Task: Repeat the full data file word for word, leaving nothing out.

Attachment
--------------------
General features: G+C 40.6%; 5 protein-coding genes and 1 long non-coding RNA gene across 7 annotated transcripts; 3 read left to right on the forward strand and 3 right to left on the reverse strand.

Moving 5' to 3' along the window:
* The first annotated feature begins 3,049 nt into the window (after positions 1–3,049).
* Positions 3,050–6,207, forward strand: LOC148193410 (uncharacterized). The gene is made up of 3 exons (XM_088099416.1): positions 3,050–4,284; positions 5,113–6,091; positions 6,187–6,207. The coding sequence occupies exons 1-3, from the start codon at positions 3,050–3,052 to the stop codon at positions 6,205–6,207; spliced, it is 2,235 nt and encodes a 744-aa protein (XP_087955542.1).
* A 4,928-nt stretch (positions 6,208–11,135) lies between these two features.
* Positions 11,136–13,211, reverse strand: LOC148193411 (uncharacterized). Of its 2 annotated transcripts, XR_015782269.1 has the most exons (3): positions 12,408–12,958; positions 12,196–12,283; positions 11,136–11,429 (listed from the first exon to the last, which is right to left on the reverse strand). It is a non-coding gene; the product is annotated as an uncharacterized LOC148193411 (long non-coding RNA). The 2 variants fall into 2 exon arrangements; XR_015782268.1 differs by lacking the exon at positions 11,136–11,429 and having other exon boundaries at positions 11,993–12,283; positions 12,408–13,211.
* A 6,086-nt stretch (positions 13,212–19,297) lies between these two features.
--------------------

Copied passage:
General features: G+C 40.6%; 5 protein-coding genes and 1 long non-coding RNA gene across 7 annotated transcripts; 3 read left to right on the forward strand and 3 right to left on the reverse strand.

Moving 5' to 3' along the window:
* The first annotated feature begins 3,049 nt into the window (after positions 1–3,049).
* Positions 3,050–6,207, forward strand: LOC148193410 (uncharacterized). The gene is made up of 3 exons (XM_088099416.1): positions 3,050–4,284; positions 5,113–6,091; positions 6,187–6,207. The coding sequence occupies exons 1-3, from the start codon at positions 3,050–3,052 to the stop codon at positions 6,205–6,207; spliced, it is 2,235 nt and encodes a 744-aa protein (XP_087955542.1).
* A 4,928-nt stretch (positions 6,208–11,135) lies between these two features.
* Positions 11,136–13,211, reverse strand: LOC148193411 (uncharacterized). Of its 2 annotated transcripts, XR_015782269.1 has the most exons (3): positions 12,408–12,958; positions 12,196–12,283; positions 11,136–11,429 (listed from the first exon to the last, which is right to left on the reverse strand). It is a non-coding gene; the product is annotated as an uncharacterized LOC148193411 (long non-coding RNA). The 2 variants fall into 2 exon arrangements; XR_015782268.1 differs by lacking the exon at positions 11,136–11,429 and having other exon boundaries at positions 11,993–12,283; positions 12,408–13,211.
* A 6,086-nt stretch (positions 13,212–19,297) lies between these two features.